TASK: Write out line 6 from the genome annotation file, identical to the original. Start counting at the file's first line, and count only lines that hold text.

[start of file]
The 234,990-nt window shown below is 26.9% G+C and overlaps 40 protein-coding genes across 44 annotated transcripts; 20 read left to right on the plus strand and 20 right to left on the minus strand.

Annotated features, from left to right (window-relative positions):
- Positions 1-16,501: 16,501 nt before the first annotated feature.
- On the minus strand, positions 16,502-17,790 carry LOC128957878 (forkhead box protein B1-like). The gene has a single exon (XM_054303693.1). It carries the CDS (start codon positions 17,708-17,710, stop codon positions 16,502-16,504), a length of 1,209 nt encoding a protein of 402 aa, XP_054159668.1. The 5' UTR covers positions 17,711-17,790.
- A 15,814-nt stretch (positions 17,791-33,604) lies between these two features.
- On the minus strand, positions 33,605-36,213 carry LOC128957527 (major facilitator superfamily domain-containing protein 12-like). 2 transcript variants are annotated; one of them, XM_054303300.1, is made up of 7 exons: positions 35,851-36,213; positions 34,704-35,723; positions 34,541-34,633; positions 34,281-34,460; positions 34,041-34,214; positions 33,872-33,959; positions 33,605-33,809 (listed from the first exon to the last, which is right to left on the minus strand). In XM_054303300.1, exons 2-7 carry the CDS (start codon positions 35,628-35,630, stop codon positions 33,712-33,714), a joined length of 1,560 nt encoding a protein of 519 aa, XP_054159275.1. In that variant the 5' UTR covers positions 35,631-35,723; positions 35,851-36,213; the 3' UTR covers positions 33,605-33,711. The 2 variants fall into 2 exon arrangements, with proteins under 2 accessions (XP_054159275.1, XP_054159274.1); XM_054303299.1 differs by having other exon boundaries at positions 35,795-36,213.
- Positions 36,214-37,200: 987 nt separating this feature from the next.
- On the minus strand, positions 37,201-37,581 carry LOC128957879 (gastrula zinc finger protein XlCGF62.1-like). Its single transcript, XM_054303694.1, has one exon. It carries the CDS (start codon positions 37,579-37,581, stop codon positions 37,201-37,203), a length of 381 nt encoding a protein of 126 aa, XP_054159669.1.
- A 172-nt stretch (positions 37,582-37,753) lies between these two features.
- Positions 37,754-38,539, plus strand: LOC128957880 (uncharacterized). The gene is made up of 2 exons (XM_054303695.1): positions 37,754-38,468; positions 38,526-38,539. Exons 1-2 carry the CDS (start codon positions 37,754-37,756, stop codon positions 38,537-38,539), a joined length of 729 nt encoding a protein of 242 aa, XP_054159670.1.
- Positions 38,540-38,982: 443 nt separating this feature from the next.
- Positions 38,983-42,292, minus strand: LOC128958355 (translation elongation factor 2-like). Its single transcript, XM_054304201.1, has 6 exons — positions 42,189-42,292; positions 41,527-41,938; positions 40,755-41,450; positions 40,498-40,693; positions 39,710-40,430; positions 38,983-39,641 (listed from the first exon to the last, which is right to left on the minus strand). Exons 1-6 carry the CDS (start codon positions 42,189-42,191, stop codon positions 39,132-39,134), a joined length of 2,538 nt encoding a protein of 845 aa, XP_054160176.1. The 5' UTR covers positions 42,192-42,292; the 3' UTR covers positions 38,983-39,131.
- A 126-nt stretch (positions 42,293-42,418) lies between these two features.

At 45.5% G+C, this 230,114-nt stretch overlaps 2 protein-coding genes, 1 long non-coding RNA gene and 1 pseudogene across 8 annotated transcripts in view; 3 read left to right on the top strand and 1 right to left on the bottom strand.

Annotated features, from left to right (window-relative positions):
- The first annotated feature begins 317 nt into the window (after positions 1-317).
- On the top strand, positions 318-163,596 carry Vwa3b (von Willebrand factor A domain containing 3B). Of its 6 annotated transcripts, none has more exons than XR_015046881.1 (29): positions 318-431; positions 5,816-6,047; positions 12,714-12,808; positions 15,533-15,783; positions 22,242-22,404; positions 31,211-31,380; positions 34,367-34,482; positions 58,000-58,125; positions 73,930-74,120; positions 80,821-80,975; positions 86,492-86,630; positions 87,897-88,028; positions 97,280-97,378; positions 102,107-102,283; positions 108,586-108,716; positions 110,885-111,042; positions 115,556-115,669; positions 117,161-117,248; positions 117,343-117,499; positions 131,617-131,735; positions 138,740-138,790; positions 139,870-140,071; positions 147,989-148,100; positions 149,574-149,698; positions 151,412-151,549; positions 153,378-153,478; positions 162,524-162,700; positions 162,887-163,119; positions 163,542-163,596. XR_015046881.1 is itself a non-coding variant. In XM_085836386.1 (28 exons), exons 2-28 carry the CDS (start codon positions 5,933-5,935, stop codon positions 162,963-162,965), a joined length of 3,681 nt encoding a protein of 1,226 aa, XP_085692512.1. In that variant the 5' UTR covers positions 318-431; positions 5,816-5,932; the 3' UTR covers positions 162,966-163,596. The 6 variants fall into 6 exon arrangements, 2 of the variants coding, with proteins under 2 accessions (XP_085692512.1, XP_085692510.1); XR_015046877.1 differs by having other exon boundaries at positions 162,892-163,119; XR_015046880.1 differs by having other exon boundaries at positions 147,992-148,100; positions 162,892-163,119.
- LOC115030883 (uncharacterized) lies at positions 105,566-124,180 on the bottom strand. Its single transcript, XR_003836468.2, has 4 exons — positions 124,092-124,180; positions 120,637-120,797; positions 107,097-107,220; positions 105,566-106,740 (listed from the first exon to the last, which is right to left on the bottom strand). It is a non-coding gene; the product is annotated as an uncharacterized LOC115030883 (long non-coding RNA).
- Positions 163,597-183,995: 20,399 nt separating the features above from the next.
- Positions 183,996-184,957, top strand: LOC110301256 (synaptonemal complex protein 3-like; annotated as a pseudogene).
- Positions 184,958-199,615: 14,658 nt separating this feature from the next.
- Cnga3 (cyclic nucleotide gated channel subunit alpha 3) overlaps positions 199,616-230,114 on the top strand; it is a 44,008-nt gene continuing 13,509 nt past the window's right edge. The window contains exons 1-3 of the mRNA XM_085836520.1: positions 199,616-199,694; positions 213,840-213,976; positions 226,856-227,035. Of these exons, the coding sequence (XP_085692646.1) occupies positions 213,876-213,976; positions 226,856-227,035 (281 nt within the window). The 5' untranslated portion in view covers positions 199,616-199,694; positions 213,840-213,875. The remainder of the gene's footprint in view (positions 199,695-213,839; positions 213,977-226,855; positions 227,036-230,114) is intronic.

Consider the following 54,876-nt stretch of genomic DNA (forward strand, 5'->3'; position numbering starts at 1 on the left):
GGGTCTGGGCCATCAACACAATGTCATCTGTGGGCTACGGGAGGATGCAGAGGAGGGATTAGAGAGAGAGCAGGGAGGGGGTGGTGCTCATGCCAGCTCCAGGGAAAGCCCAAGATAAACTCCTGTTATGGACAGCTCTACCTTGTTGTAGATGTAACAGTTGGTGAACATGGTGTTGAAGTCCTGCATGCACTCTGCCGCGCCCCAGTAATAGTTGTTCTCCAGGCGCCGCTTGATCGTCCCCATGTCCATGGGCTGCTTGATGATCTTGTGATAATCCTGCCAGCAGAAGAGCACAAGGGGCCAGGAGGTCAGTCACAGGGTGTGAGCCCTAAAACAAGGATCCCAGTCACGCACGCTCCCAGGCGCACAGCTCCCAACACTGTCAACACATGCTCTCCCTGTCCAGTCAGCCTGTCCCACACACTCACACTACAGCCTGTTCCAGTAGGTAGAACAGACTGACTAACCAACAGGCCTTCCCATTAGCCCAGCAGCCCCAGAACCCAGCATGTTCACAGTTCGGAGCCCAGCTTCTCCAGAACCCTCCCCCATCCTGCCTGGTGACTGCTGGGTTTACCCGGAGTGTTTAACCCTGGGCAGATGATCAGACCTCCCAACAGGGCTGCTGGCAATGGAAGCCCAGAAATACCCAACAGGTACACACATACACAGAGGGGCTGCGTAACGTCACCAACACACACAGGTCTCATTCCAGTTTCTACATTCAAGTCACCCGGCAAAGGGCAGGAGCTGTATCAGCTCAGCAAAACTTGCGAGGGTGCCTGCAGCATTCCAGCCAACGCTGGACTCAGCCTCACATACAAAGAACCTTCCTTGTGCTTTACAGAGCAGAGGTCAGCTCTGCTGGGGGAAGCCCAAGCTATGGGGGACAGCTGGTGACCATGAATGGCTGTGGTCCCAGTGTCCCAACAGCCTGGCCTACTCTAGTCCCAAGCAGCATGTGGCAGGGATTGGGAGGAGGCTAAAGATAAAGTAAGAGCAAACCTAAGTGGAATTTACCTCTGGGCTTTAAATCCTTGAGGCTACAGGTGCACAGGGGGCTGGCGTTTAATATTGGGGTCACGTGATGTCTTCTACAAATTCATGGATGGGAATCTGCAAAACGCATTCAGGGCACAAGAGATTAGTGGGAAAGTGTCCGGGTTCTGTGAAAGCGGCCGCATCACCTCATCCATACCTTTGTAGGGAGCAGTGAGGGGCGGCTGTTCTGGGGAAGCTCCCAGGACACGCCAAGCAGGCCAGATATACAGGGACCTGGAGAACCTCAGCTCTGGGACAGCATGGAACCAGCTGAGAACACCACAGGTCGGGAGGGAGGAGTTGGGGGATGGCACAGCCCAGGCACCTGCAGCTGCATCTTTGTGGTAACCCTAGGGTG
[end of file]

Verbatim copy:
- On the minus strand, positions 33,605-36,213 carry LOC128957527 (major facilitator superfamily domain-containing protein 12-like). 2 transcript variants are annotated; one of them, XM_054303300.1, is made up of 7 exons: positions 35,851-36,213; positions 34,704-35,723; positions 34,541-34,633; positions 34,281-34,460; positions 34,041-34,214; positions 33,872-33,959; positions 33,605-33,809 (listed from the first exon to the last, which is right to left on the minus strand). In XM_054303300.1, exons 2-7 carry the CDS (start codon positions 35,628-35,630, stop codon positions 33,712-33,714), a joined length of 1,560 nt encoding a protein of 519 aa, XP_054159275.1. In that variant the 5' UTR covers positions 35,631-35,723; positions 35,851-36,213; the 3' UTR covers positions 33,605-33,711. The 2 variants fall into 2 exon arrangements, with proteins under 2 accessions (XP_054159275.1, XP_054159274.1); XM_054303299.1 differs by having other exon boundaries at positions 35,795-36,213.